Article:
ZIMMER LING V. HARDING.
ernment, while the indorsement of the bill of lading is the act by which, in case a claim arises, the indorsee is recognized as the person to whom payment is to be made. When the bill of lading was signed and indorsed, there was no claim against the United States, although one might arise in case the transactions should be completed, and an exportation of the bags should be actually made. U. S. v. Ferguson, 45 U. S. App. 457, 24 C. C. A. 1, and 78 Fed. 103. At the beginning of the history 1)f this Claim, or at its inception, the plaintiffs were the payees, and no subsequent assignment of it was necessary. The next question is whether jute bags "leased" to a steamship company for the transportation of grain are exported within the meaning of section 3019. The exportation to which the statute refers is an exportation to a foreign country for use in such country or for sale. It is not necessary that the use should be permanent, for under the tariff act of 1883 (22 Stat. 517) bags returned empty, which, when expmted, were filled with American products, were free of duty. By the statute of 1890 (26 Stat. 603) this provision was modified so that, if a drawback had been allowed upon exportation, the bags sh"ould pay a duty upon their return equal to the drawback. The provisions all imply that the bags are to be or have been subjected to a foreign, as distinguished from a domestic, use. The bags in this case were leased to a steamship company to be used for the transportation of grain, and to be returned, and were employed on the ship as a part of its appliances for the transportation of freight, and, like the barrows and trucks on board the ship, which are the property for the time of the shipowners, were neither expcwted nor imported, within the meaning of the tariff laws, but were a part of the furniture or equipment of the ship. The judgment of the circuit court is affirmed.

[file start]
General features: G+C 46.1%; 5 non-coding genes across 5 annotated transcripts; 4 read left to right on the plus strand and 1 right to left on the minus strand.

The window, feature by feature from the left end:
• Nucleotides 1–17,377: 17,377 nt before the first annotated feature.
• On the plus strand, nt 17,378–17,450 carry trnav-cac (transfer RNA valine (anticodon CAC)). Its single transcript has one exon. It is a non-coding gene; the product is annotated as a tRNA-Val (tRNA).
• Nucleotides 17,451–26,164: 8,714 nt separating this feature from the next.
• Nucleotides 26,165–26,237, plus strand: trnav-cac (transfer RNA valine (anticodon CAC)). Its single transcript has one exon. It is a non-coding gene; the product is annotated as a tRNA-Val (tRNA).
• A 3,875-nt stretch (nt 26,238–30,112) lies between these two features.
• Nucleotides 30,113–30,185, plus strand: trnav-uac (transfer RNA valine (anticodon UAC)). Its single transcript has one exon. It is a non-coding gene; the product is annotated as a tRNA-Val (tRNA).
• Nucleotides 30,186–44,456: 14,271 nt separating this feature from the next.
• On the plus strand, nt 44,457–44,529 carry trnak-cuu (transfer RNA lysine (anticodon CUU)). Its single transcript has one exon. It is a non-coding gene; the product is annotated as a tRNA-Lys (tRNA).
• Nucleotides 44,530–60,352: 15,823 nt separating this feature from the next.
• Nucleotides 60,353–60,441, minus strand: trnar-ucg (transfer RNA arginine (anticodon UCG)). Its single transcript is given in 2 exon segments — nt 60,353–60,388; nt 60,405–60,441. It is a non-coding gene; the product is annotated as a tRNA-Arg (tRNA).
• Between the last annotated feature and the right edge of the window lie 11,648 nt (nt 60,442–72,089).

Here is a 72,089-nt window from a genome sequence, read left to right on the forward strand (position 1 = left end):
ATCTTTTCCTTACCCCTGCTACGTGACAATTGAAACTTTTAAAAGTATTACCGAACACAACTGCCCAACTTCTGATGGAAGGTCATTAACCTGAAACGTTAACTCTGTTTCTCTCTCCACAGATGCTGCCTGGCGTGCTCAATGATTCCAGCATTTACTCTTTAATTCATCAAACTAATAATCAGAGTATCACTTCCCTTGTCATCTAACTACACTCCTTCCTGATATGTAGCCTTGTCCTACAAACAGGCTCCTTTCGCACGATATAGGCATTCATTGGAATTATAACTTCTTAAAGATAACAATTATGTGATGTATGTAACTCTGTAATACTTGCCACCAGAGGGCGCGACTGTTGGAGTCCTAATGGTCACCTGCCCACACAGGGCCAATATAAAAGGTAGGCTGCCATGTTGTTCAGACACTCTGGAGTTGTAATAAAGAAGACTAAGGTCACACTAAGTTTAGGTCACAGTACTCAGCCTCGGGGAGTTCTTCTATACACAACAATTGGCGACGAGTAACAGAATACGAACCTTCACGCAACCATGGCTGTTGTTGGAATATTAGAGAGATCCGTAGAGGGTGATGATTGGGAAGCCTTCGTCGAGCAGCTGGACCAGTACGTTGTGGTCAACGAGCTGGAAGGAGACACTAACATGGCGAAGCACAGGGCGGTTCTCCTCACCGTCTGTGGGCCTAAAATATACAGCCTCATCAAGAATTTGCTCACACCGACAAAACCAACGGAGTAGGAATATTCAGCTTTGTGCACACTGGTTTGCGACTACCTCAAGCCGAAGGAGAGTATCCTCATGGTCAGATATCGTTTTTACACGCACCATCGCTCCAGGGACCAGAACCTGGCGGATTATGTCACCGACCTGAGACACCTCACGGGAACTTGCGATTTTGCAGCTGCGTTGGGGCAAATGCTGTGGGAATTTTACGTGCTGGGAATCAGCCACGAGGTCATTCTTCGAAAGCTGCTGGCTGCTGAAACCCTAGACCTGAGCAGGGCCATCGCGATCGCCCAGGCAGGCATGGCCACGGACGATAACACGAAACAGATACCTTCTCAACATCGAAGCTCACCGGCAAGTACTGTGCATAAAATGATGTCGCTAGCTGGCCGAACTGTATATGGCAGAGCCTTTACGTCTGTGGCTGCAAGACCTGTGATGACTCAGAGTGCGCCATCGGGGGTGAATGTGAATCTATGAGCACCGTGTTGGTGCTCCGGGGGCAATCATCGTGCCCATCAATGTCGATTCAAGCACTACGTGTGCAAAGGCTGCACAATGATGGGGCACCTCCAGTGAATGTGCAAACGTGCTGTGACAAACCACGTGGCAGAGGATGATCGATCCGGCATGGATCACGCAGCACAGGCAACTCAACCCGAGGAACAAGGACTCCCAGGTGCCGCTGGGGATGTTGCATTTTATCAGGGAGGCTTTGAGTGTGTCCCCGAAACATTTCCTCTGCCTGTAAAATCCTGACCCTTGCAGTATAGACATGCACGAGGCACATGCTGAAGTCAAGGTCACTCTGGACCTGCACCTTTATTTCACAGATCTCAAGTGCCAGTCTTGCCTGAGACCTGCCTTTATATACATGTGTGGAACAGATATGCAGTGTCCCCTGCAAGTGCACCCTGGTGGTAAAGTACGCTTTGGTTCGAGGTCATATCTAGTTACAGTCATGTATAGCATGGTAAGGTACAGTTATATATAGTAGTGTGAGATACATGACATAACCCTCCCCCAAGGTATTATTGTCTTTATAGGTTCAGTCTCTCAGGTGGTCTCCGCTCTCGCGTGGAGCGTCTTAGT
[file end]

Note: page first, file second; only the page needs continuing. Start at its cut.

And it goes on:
ZIMMERLING v. HARDING. SAME v. FISCHER. (Circuit Court, E. D. Pennsylvania. June 23, 1899.)
INTERNAL REVENUE-TAX ON SUGAR REFINERS-AcT OF
A firm engaged in boiling molasses, by which process the molasses is advanced in value, are "sugar refiners," within the definition of the amended internal revenue act of March 3, 1863 (12 Stat. c. 74), and are subject to the tax thereby imposed on their product.
These were suits to recover internal revenue taxes paid. Heard on points reserved after verdict directed for the plaintiffs, subject to such reserved questions. T. W. :Neill and Ingham & Newitt, for plaintiffs. James M. Beck, for defendant. DALLAS, Circuit Judge. These three cases were tried together. The district attorney asked the court to charge as follows·;
"(1) The plaintiff's firm of Feltus, Zimmerling & Co. were 'sugar refiners,' within the meaning of tbe revenue acts of :Marcb 3, 1863, June 30, 1804, 95F.-9
95 FEDERAL REPORTER.